Nomination File: Assistant Secretary selects site from Tentative List;, owner prepares nomination with guidance of NPS-OIA; additional research, peer review, drafts, and public outreach prepared as needed; NPS-OIA submits nomination to World Heritage Centre for technical review; nomination reviewed by Federal Interagency Panel; U.S. submits completed nomination and World Heritage Centre sends to the appropriate Advisory Body (ies) for evaluation.

Advisory Bodies (evaluation): Nomination independently evaluated by one or both Advisory Bodies to assess whether the proposed site meets one of the ten criteria and other requirements and make a recommendation to the World Heritage Committee, including a site visit. If nomination is for cultural site, the International Council on Monuments and Sites (ICOMOS) conducts the review; if a natural site, review is by the International Union for the Conservation of Nature (IUCN).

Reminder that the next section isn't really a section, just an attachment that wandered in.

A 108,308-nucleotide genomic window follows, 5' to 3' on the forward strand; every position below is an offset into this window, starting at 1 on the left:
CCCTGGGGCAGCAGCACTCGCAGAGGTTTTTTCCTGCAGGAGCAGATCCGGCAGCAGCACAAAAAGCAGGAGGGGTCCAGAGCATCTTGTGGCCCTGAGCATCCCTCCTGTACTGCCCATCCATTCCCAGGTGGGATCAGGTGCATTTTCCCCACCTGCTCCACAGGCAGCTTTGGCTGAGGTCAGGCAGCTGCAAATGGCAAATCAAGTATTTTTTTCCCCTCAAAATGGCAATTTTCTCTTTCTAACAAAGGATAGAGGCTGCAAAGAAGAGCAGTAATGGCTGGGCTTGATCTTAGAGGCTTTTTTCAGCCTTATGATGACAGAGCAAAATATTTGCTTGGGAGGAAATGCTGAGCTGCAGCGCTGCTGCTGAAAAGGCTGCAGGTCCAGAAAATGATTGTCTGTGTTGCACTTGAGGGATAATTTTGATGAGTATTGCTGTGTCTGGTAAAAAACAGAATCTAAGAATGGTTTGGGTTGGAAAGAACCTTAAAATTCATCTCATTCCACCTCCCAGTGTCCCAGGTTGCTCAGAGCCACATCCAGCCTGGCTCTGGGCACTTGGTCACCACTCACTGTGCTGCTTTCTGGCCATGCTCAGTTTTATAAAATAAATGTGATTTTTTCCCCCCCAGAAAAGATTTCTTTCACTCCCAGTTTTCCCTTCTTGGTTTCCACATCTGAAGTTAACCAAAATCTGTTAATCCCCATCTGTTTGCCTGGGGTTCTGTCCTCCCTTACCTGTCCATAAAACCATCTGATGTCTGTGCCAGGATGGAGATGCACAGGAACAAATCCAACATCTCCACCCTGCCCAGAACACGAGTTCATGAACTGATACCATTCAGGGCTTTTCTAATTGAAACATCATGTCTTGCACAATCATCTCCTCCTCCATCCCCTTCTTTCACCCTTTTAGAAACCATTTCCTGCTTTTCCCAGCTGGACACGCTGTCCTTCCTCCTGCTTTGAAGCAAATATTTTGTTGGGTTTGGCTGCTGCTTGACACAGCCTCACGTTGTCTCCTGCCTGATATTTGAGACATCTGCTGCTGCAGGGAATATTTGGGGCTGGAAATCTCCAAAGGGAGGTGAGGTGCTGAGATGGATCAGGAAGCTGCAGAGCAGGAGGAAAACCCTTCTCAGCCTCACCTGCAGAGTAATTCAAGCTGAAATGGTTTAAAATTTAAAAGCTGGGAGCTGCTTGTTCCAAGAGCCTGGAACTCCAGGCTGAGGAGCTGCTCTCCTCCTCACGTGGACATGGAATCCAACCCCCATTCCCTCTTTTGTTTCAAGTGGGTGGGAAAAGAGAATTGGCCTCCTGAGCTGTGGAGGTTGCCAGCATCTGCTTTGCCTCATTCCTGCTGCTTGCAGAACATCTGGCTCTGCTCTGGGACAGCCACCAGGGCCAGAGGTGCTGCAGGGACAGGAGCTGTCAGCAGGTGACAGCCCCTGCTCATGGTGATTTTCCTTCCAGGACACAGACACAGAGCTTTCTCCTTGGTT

World Heritage Committee (inscription): Committe meets once a year to consider nominated sites. Receives evaluations of the nomnation; makes final decision on the site inscription. Committee can refer or defer inscription to request changes to the nomination file from a State Party.

Who prepares a site nomination?

The property owner(s) or their representative is responsible for preparing the nomination. All owners within a site's boundaries must consent to the nomination and be willing to agree to protective measures for the property. NPS-OIA provides advice and assistance on preparing a nomination.

What is the time frame for site inscription?

Because of U.S. and international (UNESCO) requirements, the process for site inscription, from selection of the site to being inscribed on the World Heritage List, is several years at a minimum. It generally takes 1-3 years to draft a nomination. After it is submitted by the United States, the formal review process takes another 18 months.

For more information about U.S. World Heritage Sites, the Tentative List, and the nomination process visit the Office of International Affairs on the National Park Service's website.

For a more in-depth discussion of World Heritage Sites and the expectations for nomination documents, refer to the resource manual on Preparing World Heritage Nominations, a publication of the UNESCO World Heritage Centre.

Last updated: September 19, 2023